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ADDING MUSIC TO OUR STORIES Heather Hayward

 

by Heather Hayward

Music is a very important aspect of our movies. It can virtually wow it or make it fall flat. If you pick wisely it will enhance your movie experience, giving it an emotional connection with your audience. Pick the wrong type of music, you will find it intrusive and could ruin your viewing experience.

Think about what would appeal to your audience. Understand what your movie is trying to convey. Is it slow paced or fast, what sort emotion it is trying to convey? Look for a link between the movie and the music. If you are strolling through a flower garden, don’t add a fast dance style music that wants to make you kick up your heels, use something more relaxing or romantic, something that makes you want to stop and smell the roses.

Background music belongs in the background; it's there to compliment your movie not to take attention away from the visuals. You may enjoy pop music, but it won’t necessarily help the flow of your movie.

Bear in mind, your movie does not necessarily need to have wall-to-wall music. Sometimes a pause to let in the natural ambient sounds or the emotional tones of people’s voices can be enough.

To help working with any audio it is a good idea to invest in a pair of good headphones for any fine-tuning you may need to do.

1. If you find a piece of music but it’s too long, there are several ways to overcome this. You can put the music on your audio timeline and have the end of the music finish at the end of your video timeline, then trim off the excess at the start of the song so it starts at the beginning of the video timeline.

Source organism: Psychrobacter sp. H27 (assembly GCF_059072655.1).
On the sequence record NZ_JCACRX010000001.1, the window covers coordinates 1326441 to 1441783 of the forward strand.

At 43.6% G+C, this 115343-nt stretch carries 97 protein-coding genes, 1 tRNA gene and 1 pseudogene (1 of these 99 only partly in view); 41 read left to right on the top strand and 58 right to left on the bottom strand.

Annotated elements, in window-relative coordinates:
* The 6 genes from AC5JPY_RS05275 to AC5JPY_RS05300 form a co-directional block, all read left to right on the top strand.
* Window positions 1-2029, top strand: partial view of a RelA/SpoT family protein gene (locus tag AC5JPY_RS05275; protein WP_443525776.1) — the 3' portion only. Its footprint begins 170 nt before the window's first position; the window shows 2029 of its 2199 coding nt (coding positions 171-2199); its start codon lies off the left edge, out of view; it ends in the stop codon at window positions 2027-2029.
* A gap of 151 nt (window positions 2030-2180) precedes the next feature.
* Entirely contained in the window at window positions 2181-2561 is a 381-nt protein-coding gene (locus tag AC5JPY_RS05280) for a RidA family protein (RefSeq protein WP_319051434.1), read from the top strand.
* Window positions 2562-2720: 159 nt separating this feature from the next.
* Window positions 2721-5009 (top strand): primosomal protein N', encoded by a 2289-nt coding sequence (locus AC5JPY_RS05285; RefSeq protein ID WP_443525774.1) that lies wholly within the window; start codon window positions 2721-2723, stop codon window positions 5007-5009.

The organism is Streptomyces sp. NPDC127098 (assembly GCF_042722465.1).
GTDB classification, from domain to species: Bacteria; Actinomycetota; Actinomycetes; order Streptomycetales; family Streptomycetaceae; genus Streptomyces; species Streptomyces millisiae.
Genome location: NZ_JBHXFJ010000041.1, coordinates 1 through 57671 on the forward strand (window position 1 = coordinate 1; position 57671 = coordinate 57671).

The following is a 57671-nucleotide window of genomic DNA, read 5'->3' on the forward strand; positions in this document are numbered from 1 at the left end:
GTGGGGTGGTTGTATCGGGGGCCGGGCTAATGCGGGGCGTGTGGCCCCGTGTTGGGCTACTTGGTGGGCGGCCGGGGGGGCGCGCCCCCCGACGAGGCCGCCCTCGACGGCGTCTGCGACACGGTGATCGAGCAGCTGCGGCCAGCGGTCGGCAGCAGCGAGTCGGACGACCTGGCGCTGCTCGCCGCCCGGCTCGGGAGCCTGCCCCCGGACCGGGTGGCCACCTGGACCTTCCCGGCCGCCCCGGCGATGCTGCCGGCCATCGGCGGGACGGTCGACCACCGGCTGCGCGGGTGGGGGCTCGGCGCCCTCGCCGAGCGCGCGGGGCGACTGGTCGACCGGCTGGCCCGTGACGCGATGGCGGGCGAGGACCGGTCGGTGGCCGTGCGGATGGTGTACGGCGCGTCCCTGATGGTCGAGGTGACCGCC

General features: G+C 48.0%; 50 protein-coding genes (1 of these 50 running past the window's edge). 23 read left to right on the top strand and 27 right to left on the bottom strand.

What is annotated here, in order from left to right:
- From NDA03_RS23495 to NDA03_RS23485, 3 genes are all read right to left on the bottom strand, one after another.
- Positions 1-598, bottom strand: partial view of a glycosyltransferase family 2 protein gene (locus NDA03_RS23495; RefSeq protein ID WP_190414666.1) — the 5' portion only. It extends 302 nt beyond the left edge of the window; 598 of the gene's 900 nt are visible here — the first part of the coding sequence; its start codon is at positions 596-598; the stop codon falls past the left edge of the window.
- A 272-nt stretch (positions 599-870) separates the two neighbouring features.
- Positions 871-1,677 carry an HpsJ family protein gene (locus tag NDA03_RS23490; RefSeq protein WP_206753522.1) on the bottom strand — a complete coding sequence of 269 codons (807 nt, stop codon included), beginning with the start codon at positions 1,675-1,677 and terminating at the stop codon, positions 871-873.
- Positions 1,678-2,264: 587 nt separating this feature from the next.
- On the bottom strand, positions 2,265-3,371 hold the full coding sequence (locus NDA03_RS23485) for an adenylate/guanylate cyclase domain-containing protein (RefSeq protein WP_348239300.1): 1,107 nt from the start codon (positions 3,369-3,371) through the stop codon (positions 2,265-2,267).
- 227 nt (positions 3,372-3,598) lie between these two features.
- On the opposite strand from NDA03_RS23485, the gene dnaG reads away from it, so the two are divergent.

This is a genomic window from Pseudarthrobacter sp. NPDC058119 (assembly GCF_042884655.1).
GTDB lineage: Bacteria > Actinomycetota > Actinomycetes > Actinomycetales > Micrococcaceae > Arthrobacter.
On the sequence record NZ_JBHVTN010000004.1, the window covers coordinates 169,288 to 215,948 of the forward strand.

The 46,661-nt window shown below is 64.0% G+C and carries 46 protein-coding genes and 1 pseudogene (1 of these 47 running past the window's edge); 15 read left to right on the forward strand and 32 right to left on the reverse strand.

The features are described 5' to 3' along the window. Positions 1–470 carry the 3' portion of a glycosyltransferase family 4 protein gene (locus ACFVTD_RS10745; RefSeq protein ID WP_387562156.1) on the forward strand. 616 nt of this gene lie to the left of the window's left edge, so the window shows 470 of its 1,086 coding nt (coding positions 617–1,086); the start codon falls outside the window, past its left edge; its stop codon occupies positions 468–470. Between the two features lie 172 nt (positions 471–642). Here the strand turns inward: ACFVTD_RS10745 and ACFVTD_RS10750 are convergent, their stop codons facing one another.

2. Add a 'reverb' effect to the music where you want it to finish. A reverb effect is basically a fading out of sounds.
How to End Audio Tracks Click here

3. Another method is to put your music on the audio timeline, listen to it in its entirety, marking the different sections, e.g. introduction, chorus, finish. Once you have done this you can either delete or extend the music using these markers.
Timing Audio to Your Video Edits Timing

4. Alternatively, you can count the beats e.g. one, two, three, four, and add a marker on the 4th beat, then match up the music using these markers.

5. If your music is too short for your video and you want to extend it, add one music track to the beginning of your audio timeline and one to the end of your audio timeline and look for obvious places where the waveforms overlap.
Trimming Music To Fit Trimming

6. Another way to either shorten or lengthen your music is make cuts under your narration or a significant piece of audio on one of your video clips, remembering to fade your music in and out so it is not noticeable.

When you have edited your music to your video, take off your headphones and listen to it through your computer speakers, or even on your TV. This will give you a good idea of what your video will sound like to your audience.

Sound levels for music should be around -18 to -22 db.

Remember, you can sit through poor quality video, but poor quality audio can kill all your hard work. Hopefully all of these audio tips will further you along on your acoustic journey.

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Mudgeeraba Primary SchoolGold Coast Video Camera Club Inc.
Old Coach Road
Mudgeeraba 4213

2nd and 4th Wednesday's of every month